Magnus Carlsen's first game in the Mega Database

by Thorsten Cmiel
4/5/2019 – Magnus Carlsen played his first traditional international tournament in October 2000 in Bad Wiessee against FM Ingo Cordts. It was the first game that made it into our Mega Database from the future World Champion. Talking to Thorsten Cmiel, the German FIDE master remembers this memorable encounter of almost twenty years ago.

Mega Database 2019 Mega Database 2019

The "Mega" is the database every serious chessplayer needs. The database contains 7.6 million games from 1500 to 2018, in highest quality standard, full of top level analyses and completely classified.


As long as you are young...

The first game of Magnus Carlsen in the Mega Database, which means the first game that reached the rest of the world, was played by the then nine-year-old Norwegian against a German FM. As luck would have it, I recently had a chat with that FM — Ingo Cordts — on the train from Darmstadt to Cologne and heard the story behind this special game, played in Bad Wiessee in Bavaria almost twenty years ago.

In the year 2000, the Norwegians arrived as a team around their trainer GM Simen Agdestein. Among them was a little Norwegian boy and his father. Magnus Carlsen won in his first international appearance in round one and in the second round came up against an experienced player from Germany. It was October 29, 2000, to be precise, and Ingo Cordts recalls that, at the time, it was nothing out of the ordinary. Since his opponent was a small child, he remembers he did not act very aggressively. After his seventh move, however, it was already clear that he was playing against a serious opponent.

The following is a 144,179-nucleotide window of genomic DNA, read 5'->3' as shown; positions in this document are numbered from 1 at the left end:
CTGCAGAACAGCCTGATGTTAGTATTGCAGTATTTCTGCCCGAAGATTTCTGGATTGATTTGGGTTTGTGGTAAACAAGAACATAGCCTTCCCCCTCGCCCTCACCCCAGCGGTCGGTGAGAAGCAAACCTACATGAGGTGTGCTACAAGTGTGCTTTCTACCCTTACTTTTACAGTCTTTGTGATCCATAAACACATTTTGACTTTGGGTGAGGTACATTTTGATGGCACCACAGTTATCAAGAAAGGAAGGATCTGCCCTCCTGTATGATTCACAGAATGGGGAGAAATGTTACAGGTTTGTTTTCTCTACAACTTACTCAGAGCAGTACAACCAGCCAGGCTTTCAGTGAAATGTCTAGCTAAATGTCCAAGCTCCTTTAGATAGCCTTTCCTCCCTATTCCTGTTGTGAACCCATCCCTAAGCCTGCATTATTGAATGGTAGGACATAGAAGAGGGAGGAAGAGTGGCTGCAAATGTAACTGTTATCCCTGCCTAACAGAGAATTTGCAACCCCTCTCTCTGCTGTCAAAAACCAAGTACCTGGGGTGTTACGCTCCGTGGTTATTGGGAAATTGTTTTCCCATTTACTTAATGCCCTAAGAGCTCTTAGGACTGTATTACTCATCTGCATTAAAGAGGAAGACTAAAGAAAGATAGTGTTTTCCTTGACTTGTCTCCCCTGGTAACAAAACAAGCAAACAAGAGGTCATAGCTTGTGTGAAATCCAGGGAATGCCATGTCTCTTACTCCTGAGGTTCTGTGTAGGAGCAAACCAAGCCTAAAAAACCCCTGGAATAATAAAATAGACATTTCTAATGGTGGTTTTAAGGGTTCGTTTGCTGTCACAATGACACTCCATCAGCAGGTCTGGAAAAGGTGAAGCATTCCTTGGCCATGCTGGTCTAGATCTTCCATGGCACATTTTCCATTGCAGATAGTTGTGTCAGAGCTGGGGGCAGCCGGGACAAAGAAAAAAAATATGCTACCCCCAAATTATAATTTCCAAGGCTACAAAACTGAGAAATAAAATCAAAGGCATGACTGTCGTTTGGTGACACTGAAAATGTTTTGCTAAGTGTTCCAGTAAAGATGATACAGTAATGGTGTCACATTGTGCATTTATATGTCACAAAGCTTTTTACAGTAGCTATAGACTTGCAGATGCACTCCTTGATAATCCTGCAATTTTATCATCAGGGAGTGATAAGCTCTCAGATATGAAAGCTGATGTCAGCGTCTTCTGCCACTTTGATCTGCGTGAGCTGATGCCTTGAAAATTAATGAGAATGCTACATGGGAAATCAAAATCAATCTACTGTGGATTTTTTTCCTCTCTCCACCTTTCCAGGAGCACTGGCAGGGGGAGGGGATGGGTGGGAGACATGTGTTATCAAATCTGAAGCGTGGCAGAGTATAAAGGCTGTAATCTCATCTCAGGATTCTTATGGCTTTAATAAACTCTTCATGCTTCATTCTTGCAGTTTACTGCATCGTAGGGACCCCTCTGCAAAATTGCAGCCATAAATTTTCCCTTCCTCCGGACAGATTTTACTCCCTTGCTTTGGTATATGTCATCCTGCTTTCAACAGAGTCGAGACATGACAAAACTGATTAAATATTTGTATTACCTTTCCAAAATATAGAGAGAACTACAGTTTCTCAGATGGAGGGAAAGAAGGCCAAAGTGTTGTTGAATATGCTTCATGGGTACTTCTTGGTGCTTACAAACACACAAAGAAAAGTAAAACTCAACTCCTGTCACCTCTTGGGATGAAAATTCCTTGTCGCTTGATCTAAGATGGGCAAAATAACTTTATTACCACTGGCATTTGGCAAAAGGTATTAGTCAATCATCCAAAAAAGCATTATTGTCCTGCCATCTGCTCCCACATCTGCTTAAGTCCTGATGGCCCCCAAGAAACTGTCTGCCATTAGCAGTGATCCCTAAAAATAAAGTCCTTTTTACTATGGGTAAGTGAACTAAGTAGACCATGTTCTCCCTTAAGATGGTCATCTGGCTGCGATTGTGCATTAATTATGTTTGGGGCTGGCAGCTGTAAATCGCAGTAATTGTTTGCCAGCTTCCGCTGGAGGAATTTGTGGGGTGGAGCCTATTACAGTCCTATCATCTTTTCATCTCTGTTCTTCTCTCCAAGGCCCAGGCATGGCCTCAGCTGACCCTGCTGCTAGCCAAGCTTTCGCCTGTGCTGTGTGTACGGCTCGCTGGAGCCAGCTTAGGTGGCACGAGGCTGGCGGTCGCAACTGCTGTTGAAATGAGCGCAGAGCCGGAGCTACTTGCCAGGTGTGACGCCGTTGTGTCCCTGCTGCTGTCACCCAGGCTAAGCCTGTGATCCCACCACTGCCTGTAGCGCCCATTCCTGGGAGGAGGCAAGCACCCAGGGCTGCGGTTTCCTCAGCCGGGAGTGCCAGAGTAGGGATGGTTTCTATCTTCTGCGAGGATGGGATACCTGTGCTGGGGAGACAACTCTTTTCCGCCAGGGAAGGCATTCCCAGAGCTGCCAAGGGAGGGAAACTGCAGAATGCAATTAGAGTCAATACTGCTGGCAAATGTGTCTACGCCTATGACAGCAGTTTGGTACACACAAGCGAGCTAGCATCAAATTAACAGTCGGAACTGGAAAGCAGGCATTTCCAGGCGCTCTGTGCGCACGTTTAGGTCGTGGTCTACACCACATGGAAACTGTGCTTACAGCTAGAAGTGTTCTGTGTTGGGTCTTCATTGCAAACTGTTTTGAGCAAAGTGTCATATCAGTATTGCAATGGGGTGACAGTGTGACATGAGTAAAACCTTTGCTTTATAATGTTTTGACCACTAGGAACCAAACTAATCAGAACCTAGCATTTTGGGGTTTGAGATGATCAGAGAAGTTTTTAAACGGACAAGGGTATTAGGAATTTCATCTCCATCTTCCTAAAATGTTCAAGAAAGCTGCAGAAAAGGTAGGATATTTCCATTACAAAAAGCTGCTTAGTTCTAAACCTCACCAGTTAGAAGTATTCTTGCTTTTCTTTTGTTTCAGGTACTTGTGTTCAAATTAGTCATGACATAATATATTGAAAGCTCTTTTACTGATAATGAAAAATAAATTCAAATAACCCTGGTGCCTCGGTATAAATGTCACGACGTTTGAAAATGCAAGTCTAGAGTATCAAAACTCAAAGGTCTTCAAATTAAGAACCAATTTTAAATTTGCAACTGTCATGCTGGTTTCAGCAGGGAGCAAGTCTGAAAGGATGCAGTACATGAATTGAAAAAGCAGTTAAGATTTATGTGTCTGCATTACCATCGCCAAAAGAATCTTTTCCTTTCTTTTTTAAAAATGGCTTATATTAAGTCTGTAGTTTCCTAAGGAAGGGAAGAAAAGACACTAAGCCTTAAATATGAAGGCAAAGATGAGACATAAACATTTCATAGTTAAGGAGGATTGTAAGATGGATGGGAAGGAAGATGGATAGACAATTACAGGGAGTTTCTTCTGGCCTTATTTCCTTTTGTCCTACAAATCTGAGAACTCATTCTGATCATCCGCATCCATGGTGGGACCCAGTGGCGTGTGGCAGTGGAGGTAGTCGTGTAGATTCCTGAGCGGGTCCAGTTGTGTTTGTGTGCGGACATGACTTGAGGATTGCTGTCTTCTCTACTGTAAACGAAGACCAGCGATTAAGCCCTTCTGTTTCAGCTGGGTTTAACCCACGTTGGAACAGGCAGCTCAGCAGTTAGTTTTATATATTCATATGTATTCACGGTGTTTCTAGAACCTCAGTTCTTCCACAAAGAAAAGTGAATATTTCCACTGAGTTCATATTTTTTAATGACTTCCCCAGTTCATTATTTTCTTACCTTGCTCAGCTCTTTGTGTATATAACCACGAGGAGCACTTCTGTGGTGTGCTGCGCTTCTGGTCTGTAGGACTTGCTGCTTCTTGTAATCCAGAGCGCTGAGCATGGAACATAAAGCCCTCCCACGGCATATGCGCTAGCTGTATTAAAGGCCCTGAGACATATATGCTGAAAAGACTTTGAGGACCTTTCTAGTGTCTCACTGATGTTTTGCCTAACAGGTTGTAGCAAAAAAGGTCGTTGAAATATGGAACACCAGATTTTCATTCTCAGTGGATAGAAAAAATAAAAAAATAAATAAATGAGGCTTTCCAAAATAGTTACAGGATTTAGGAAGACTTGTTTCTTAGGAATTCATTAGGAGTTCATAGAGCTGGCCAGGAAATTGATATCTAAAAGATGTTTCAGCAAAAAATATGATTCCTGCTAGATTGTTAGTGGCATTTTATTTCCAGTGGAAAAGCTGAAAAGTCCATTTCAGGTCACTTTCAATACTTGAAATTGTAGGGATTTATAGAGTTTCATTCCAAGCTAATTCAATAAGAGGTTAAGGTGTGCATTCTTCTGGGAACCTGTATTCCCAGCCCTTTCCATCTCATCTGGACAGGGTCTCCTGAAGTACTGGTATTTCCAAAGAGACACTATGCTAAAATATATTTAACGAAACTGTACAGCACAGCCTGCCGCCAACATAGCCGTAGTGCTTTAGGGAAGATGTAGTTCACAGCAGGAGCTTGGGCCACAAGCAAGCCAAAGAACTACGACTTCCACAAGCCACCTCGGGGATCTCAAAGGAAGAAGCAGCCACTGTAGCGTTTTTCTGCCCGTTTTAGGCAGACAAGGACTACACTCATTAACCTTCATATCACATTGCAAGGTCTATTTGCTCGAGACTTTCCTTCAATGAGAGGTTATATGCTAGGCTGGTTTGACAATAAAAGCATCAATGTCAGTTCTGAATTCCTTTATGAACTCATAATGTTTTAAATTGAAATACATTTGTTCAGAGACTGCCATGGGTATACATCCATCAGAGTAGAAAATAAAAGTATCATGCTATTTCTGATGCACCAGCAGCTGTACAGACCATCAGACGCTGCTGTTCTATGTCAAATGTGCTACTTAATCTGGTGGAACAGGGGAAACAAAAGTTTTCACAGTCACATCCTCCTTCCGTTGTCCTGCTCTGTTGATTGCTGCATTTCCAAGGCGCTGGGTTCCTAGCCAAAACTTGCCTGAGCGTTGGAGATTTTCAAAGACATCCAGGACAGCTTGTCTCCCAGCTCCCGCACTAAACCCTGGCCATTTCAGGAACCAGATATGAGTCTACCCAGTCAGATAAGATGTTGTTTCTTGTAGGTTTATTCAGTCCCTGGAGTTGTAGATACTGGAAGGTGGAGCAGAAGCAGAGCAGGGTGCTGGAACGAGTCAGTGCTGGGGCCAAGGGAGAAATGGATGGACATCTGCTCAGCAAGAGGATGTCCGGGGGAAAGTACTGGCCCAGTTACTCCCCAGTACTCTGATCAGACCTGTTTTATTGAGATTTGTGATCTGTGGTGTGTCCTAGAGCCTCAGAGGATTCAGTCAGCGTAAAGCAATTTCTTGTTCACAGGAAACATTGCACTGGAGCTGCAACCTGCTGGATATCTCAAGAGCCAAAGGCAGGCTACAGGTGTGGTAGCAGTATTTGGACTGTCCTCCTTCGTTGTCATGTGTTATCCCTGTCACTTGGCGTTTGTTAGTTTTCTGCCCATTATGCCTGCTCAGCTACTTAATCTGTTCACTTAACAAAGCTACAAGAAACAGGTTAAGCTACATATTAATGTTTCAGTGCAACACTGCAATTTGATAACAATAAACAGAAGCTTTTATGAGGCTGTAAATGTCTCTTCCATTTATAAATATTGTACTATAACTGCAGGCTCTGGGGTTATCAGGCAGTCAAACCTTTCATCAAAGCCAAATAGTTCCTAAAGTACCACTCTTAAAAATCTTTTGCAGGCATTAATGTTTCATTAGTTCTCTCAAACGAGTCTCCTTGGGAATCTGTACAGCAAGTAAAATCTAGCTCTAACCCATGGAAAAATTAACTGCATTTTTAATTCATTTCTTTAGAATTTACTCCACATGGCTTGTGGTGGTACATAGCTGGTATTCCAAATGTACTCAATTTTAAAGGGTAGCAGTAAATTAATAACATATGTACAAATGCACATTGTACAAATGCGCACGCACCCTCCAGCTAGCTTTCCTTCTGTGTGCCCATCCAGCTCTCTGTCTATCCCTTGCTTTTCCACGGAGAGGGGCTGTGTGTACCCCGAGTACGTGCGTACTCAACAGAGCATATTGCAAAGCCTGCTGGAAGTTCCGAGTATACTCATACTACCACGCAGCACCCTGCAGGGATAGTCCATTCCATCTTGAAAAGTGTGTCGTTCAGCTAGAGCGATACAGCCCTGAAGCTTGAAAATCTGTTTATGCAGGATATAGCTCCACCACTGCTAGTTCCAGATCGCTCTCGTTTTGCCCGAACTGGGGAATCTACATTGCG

A chat on the train...

...with Ingo Cordts

Magnus' knight retreat to c3 was the sign of a player with more than rudimentary opening knowledge. In fact, an interesting fight began over Carlsen's d5-pawn, which Cordts had sacrificed. Magnus spent a lot of time in the opening and after a rollicking back and forth tussle, the nine-year-old Carlsen lost the overview and neglected his weakened king position.


Of course, Ingo follows the career of the World Champion with interest and can only praise the chess star from Norway ("a fair sportsman"). Magnus has given a lot to the chess world, says Cordts. He also hopes that he does not stop prematurely, as his sister Ellen once suggested in an interview that he might. In 2000, Magnus ultimately scored fifty percent in Bad Wiessee after winning the final round. Cordts came in a half point better at 5 out of 9.

The game score of Magnus Carlsen


Thorsten Cmiel is FIDE Master, lives in Cologne and Milano and works as a freelance finance journalist.


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